Ask Ella: How To Use Succulents & Air Plants In Bouquets
Ask Ella is a recurring Garden Collage feature where we ask our in-house florist, Ella Stavonsky, about floral design– including the history of, origin, and maintenance that goes into some of the most intriguing flowers on the market today. This column is dedicated exclusively to common and rare varieties of flowers you’re likely to find at your local market. This week, we spotlight how to incorporate air plants and succulents into arrangements.
Hot weather can destroy the best made plans– especially if those plans involve plants. (We’ve seen all too many bouquets keel over in a matter of hours.) Previously, we covered using what plants are the most qualified to stand up to the heat, but there are two that stand out from the pack as being especially qualified to stay cool under hot temperatures: succulents and air plants.
While the idea of putting succulents and air plants in a bouquet might seem a bit counterintuitive (don’t they belong on your windowsill, keeping your perfectly curated #aesthetic in tune?), they’re actually quite easy to use as an element of floral design, and can return to your Pinterest worthy corner when they’ve finished a tour in an arrangement.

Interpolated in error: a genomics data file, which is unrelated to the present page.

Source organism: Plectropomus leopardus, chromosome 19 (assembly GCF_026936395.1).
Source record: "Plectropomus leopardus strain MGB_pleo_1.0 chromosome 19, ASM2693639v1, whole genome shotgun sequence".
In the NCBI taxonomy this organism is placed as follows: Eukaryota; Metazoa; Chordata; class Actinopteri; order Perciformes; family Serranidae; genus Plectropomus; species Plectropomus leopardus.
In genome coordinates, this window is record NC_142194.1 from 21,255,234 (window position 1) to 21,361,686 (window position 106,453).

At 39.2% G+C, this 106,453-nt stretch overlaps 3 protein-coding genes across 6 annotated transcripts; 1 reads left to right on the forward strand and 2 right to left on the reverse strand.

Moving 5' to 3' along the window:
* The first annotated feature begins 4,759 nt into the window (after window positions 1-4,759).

To incorporate the succulents, you’ll need a few tools: floral wire, floral tape, and chopsticks (or something similarly tall and strong that can withstand the top heavy weight of a succulent. For the succulents themselves, you’ll want to look for succulents with a longer, thicker stem. Taking the floral wire, thread it through the base of the stem, directly through the center, and then use the floral wire to wrap it around the chopstick. Next, take the floral tape and wrap this around the wire and chopstick, so that it blends in to the rest of the stems. For air plants, similarly thread floral wire through the base, as low to the bottom as possible.
As regards care, be sure to mist them once a day. When you’re finished with the arrangement, simply remove the floral wire, and restore your succulent to its full-time residence.
Ready to get adventurous? Try taking those succulents to the next level in a botanic chandelier.
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